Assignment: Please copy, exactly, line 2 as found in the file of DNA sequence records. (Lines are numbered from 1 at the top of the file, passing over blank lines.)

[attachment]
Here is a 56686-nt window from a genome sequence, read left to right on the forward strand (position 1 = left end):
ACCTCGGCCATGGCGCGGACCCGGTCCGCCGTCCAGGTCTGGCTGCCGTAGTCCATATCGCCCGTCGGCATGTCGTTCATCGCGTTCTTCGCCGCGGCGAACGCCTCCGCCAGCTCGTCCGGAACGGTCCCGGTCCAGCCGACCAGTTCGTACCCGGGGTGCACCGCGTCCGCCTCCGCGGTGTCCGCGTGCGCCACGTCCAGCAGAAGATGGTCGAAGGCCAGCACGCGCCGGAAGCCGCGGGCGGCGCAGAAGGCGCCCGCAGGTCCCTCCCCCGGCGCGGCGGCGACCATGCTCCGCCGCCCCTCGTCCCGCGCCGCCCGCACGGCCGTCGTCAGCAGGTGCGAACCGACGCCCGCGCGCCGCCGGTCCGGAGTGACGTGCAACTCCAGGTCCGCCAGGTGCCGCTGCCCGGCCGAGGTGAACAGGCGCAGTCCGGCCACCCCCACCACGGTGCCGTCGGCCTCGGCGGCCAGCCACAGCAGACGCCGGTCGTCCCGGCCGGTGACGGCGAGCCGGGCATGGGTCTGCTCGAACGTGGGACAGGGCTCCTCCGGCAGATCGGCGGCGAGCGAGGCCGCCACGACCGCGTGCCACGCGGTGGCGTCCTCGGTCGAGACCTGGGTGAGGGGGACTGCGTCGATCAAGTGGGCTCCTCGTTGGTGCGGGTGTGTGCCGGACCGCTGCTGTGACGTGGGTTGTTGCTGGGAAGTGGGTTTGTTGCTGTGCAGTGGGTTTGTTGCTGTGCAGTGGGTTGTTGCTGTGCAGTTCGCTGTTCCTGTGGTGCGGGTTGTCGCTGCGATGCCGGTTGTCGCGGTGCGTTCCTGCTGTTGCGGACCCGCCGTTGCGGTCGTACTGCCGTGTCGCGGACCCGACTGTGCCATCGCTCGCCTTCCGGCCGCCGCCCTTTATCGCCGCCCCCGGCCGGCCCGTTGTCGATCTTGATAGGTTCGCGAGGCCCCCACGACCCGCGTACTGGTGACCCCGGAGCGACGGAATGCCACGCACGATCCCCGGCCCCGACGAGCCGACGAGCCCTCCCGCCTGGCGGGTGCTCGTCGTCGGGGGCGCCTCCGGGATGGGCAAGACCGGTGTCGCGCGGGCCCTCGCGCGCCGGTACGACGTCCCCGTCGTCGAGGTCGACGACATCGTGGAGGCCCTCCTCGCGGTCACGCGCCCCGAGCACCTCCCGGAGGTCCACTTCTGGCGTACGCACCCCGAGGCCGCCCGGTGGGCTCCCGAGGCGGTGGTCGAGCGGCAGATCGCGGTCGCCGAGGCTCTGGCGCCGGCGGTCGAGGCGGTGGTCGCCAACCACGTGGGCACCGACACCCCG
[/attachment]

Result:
ACCTCGGCCATGGCGCGGACCCGGTCCGCCGTCCAGGTCTGGCTGCCGTAGTCCATATCGCCCGTCGGCATGTCGTTCATCGCGTTCTTCGCCGCGGCGAACGCCTCCGCCAGCTCGTCCGGAACGGTCCCGGTCCAGCCGACCAGTTCGTACCCGGGGTGCACCGCGTCCGCCTCCGCGGTGTCCGCGTGCGCCACGTCCAGCAGAAGATGGTCGAAGGCCAGCACGCGCCGGAAGCCGCGGGCGGCGCAGAAGGCGCCCGCAGGTCCCTCCCCCGGCGCGGCGGCGACCATGCTCCGCCGCCCCTCGTCCCGCGCCGCCCGCACGGCCGTCGTCAGCAGGTGCGAACCGACGCCCGCGCGCCGCCGGTCCGGAGTGACGTGCAACTCCAGGTCCGCCAGGTGCCGCTGCCCGGCCGAGGTGAACAGGCGCAGTCCGGCCACCCCCACCACGGTGCCGTCGGCCTCGGCGGCCAGCCACAGCAGACGCCGGTCGTCCCGGCCGGTGACGGCGAGCCGGGCATGGGTCTGCTCGAACGTGGGACAGGGCTCCTCCGGCAGATCGGCGGCGAGCGAGGCCGCCACGACCGCGTGCCACGCGGTGGCGTCCTCGGTCGAGACCTGGGTGAGGGGGACTGCGTCGATCAAGTGGGCTCCTCGTTGGTGCGGGTGTGTGCCGGACCGCTGCTGTGACGTGGGTTGTTGCTGGGAAGTGGGTTTGTTGCTGTGCAGTGGGTTTGTTGCTGTGCAGTGGGTTGTTGCTGTGCAGTTCGCTGTTCCTGTGGTGCGGGTTGTCGCTGCGATGCCGGTTGTCGCGGTGCGTTCCTGCTGTTGCGGACCCGCCGTTGCGGTCGTACTGCCGTGTCGCGGACCCGACTGTGCCATCGCTCGCCTTCCGGCCGCCGCCCTTTATCGCCGCCCCCGGCCGGCCCGTTGTCGATCTTGATAGGTTCGCGAGGCCCCCACGACCCGCGTACTGGTGACCCCGGAGCGACGGAATGCCACGCACGATCCCCGGCCCCGACGAGCCGACGAGCCCTCCCGCCTGGCGGGTGCTCGTCGTCGGGGGCGCCTCCGGGATGGGCAAGACCGGTGTCGCGCGGGCCCTCGCGCGCCGGTACGACGTCCCCGTCGTCGAGGTCGACGACATCGTGGAGGCCCTCCTCGCGGTCACGCGCCCCGAGCACCTCCCGGAGGTCCACTTCTGGCGTACGCACCCCGAGGCCGCCCGGTGGGCTCCCGAGGCGGTGGTCGAGCGGCAGATCGCGGTCGCCGAGGCTCTGGCGCCGGCGGTCGAGGCGGTGGTCGCCAACCACGTGGGCACCGACACCCCG